So how is it a day when it’s supposedly only 21 or 22 C can feel as hot as a day when it’s supposedly 28?
Oh well, at least we’re not like Calgary, where they got some snow on the weekend.
Shall we amble?
Took my uncle out to the airport early Monday morning for his flight back to Regina. On the way home, coming down Highway 97, there were a couple of rows of pylons where they were doing road construction.
Not to my surprise, a number of the pylons had been knocked over. If the direction they were laying was any indication, though, every one of them had been hit by a vehicle coming from the airport end towards the city. Weird.
I don’t know if I like the idea of us in Prince George already hitting the upper-20s some days at the beginning of June. After all, in another month, I’m headed south to Merritt for the Mountain Music Festival.
I always enjoy the music and the people, but the heat down there can be quite ugly. Add to that past problems with kidney stones, and it’s no wonder I spend most of time in the media area, under shelter.
I’ve gotten into the habit of following the BBC text commentary on sporting events. Their reporters almost always bring a touch of humour to what they’re writing about, and manage to keep the reader informed.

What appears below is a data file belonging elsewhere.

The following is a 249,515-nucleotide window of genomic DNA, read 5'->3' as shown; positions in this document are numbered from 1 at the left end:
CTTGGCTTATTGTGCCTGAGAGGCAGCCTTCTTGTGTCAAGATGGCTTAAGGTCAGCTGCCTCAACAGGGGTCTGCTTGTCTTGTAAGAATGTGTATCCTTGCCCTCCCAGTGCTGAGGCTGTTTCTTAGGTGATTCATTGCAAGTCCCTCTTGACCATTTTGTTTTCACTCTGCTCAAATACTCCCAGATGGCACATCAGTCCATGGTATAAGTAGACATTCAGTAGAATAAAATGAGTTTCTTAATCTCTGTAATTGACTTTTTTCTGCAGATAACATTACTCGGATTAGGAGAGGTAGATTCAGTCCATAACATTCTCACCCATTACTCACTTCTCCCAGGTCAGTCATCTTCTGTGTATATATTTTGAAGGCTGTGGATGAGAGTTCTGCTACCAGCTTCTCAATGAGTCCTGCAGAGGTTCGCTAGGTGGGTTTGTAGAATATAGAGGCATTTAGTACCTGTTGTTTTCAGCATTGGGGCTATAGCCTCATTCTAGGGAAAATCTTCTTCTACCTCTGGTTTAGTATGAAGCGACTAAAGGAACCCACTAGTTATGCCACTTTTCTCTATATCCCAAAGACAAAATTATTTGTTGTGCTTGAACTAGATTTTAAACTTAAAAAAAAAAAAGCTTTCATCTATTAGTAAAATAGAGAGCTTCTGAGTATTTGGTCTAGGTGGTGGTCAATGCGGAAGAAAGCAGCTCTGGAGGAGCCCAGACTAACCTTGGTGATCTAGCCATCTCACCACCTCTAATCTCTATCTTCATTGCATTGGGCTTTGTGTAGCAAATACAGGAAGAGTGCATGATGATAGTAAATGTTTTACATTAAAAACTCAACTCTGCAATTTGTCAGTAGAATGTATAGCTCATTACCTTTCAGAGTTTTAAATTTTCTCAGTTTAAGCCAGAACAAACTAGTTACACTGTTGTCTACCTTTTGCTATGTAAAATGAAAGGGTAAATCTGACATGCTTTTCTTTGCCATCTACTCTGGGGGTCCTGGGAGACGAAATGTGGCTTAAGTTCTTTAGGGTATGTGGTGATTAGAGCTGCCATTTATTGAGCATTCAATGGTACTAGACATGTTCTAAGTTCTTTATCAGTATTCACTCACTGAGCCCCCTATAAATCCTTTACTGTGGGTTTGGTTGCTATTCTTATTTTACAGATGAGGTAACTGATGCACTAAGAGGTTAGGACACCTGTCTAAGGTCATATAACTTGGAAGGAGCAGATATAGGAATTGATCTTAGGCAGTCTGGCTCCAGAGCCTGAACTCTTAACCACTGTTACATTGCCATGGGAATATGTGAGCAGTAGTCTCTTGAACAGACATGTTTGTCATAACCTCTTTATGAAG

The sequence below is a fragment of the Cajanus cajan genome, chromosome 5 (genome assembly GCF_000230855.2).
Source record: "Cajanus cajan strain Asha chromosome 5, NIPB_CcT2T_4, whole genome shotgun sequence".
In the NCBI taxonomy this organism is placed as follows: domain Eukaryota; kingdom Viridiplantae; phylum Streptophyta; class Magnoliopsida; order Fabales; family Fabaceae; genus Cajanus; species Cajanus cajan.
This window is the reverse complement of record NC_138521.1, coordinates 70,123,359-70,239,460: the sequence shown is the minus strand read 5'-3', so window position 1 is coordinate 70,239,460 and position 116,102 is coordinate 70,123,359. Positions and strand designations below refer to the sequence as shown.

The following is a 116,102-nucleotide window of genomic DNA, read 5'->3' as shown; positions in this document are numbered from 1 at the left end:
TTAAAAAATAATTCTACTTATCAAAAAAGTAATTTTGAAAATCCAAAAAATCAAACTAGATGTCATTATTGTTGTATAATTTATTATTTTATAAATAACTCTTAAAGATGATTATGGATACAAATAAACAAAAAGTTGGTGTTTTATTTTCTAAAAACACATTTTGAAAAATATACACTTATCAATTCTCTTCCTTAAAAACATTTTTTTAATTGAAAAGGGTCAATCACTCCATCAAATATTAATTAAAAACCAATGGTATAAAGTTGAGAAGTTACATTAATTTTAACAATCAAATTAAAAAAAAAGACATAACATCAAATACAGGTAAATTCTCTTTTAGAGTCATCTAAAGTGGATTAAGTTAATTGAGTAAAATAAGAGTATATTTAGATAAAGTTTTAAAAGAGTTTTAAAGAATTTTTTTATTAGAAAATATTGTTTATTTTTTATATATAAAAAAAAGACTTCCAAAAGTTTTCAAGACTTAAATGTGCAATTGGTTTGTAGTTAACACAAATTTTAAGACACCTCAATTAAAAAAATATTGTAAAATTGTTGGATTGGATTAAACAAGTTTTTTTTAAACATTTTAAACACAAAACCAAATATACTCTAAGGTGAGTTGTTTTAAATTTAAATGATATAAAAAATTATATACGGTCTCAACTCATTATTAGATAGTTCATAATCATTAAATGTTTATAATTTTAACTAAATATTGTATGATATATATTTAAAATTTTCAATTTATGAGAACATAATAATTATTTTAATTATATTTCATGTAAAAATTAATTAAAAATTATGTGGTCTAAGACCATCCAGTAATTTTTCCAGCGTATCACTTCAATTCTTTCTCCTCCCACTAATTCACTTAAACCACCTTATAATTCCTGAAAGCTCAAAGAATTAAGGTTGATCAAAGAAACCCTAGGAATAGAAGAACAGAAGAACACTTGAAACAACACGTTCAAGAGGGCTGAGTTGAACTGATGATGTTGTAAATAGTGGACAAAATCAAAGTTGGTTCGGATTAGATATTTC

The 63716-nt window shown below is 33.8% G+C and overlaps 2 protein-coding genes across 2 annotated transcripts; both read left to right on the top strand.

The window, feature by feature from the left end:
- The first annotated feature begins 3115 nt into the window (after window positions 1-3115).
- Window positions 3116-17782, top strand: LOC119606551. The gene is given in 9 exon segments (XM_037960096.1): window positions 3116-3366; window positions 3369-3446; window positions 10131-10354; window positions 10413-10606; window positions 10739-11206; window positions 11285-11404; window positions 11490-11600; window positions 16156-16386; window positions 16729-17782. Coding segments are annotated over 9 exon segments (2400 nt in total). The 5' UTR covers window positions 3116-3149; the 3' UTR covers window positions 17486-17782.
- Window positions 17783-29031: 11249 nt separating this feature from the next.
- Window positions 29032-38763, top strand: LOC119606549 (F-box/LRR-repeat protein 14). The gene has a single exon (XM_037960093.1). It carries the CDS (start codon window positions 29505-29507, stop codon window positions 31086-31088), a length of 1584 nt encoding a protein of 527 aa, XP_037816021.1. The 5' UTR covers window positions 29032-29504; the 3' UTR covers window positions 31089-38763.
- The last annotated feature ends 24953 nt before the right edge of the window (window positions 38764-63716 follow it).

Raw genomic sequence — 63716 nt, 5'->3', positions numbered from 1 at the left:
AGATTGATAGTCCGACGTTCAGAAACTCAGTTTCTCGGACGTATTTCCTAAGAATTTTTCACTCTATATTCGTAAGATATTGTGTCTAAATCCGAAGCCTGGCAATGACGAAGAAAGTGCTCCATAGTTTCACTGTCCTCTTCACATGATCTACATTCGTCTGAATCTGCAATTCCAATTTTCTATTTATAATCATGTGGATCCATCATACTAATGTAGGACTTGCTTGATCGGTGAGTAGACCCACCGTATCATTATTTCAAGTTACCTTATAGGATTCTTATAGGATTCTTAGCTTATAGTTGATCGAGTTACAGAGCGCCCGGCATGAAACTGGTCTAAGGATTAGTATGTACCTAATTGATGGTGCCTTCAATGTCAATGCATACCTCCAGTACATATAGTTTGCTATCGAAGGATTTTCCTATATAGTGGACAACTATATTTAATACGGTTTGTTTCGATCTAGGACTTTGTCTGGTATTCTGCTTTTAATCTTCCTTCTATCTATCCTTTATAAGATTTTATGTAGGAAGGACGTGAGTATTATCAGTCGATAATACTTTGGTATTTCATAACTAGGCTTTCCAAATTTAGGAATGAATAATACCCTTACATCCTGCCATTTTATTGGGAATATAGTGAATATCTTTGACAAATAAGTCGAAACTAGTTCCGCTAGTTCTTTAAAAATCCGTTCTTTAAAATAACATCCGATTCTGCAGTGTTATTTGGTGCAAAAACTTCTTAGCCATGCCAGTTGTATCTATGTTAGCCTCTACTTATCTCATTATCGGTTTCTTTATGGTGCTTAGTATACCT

I just realized how scary it was that I read this, from the World Twenty20 cricket championships in England: “Mendis to bowl his last over. Hussey heaves him to square leg for two before pushing a trotted single through the covers. Johnson late-cuts a four through third man before off-driving a single to long-off. Hussey heaves a single to mid-wicket, and Mendis finishes with figures of 3-20.”
The scary thing is, I have seen very little cricket in my life, but I was able to follow the basics of what happened in this over without having to look it up. Maybe I’m following too much of the coverage.
Very happy to see the number of parking lots with newly painted parking lines. Makes it a lot easier (and safe) to place your vehicle in the correct spot.
One lot which could use new lines is the one behind the Four Seasons Swimming Pool downtown. I was there on Monday morning and I’m pretty sure no two of the people in my line of parked cars were using the same lines (or lack of same).
If you want a spectacular view of the Prince George valley, head up to UNBC and go to the Centennial Gazebo, in between parking lots A and B.
Great view of the city and surrounding areas and, if you turn around, it’s a very nice view of the university itself, which is what it’s supposed to be, since it’s on the view axis of UNBC.